England 1976, and what Thatcher did about it

In 1976, when I was young, I toured England, Scotland and Norway. It was an England three years before Thatcher took over as Prime Minister.  A few vignettes may help explain what it was that she had to fix.

We were motoring through Kent, in wide shallow valleys where endless rows of hop vines were growing in high racks. We stopped at a gas station in the bottom of the vale. The fuel pumps looked like something last seen north of Lake Superior in 1946. They had no price meter, only a volume meter. So the attendant had to use a then-modern hand held calculator to show the purchase price. I remarked on the antiquity of the gas pumps to the attendant. He replied “Oh, we’re quite old fashioned down here in the valley” with evident pride in his ramshackle fuel pumps from before World War 2.

At another place, a knowledgeable older observer said of the British working class, that they were very cheerful, but utterly indolent, which we now see was a confusion between character of a people, and reaction to the incentives they faced.

I entered a good downtown pub in London, bellied my way up to the bar, and, presenting a pound note, asked for change to make a telephone call, in the days before cell phones. I still flinch at how rudely I was treated by the bar tender for the temerity to ask for change. It was as if I had pissed on the floor. Presumably he thought I was an “American”, and needed a good dressing down for presuming to think he would do me any favours. A polite “no, we do not make change for telephone calls” would have sufficed.

Everything was decaying. The place needed new point, bricks needed repointing, and the air of genteel poverty and decline was pervasive, and this was thought to be the inevitable result of something which could not be fixed, that this was the way it was and should be. People were rude and shabby, service was thought to be a servile condition rather than a business. It was soviet in feeling and attitude.

Margaret Thatcher is reviled by the Left because she understood that all that I  observed and have described was the result of conditions that were fixable, and what was fixable was the control of British society by unions, with their strikes, thug violence, and assaults upon the productive classes through taxation in favour of the idle and the predatory. More important, it was the moral decay that went with and created these conditions. In short, everything that was structurally wrong with Britain, save its intense class consciousness, could be fixed. Even its class consciousness was to some extent the result of social immobility made inevitable by economic decline.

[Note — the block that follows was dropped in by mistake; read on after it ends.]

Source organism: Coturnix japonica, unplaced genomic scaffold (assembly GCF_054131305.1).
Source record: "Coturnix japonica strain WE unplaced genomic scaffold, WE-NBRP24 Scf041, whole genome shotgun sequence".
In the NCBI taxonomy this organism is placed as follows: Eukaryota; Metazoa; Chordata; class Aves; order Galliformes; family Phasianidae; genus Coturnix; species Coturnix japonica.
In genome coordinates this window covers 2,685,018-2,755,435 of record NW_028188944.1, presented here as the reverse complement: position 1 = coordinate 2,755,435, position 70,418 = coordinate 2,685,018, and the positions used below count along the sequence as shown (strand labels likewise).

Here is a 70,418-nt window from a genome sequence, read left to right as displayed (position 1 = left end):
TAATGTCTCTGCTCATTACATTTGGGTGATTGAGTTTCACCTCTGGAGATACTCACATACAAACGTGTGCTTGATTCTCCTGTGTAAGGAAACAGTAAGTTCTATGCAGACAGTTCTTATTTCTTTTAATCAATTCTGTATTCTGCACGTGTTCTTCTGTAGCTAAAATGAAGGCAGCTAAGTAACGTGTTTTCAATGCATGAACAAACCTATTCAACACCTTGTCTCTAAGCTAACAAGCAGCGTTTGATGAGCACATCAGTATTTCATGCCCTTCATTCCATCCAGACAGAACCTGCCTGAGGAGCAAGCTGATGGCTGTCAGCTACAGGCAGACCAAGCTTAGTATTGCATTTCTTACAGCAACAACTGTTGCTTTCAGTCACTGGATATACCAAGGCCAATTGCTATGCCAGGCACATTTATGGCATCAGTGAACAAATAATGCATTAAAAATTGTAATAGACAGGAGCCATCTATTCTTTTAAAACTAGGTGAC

Margaret Thatcher came out of the same East Anglia, the same low Protestantism,  and the same social class that produced Oliver Cromwell and his Roundheads, the only armed force in the 1600’s that maintained discipline, did not loot, and whose victory turned England away from royalist absolutism. The Royalists are still angry about how Cromwell smashed them, and I imagine Thatcher will be a Leftist bogeyman 400 years hence, for like reasons.

Among the many tributes to Thatcher, one of the most interesting quotes is from Sara Palin’s obituary, of all people. Her obit records Thatcher as follows.

British ambassador Sir Anthony Parsons recalled a conversation about this: “She said, ‘You know, Tony, I’m very proud that I don’t belong to your class.’ I said, ‘Prime Minister, what class do you think I belong to?’ She said, ‘I’m talking of course about upper-middle-class intellectuals who see everybody else’s point of view and have none of their own.’

The continuing enmity of the Left towards Thatcher is a sign that it stands for the same analyses and conclusions that would lead us, inevitably, to the decay that afflicted the United Kingdom in 1976. A different tribe of people, the upper-middle-calss intellectuals who see everyone’s point of view but their own, also persist. The ardently non-judgmental are the enablers but not the initiators of Leftism.

Two places badly in need of a Thatcher: Quebec, and, for the same reasons, California. The same shabbiness, over-regulation, union domination and behind-the-times-ness is starting to be seen pervasively outside of Silicon Valley.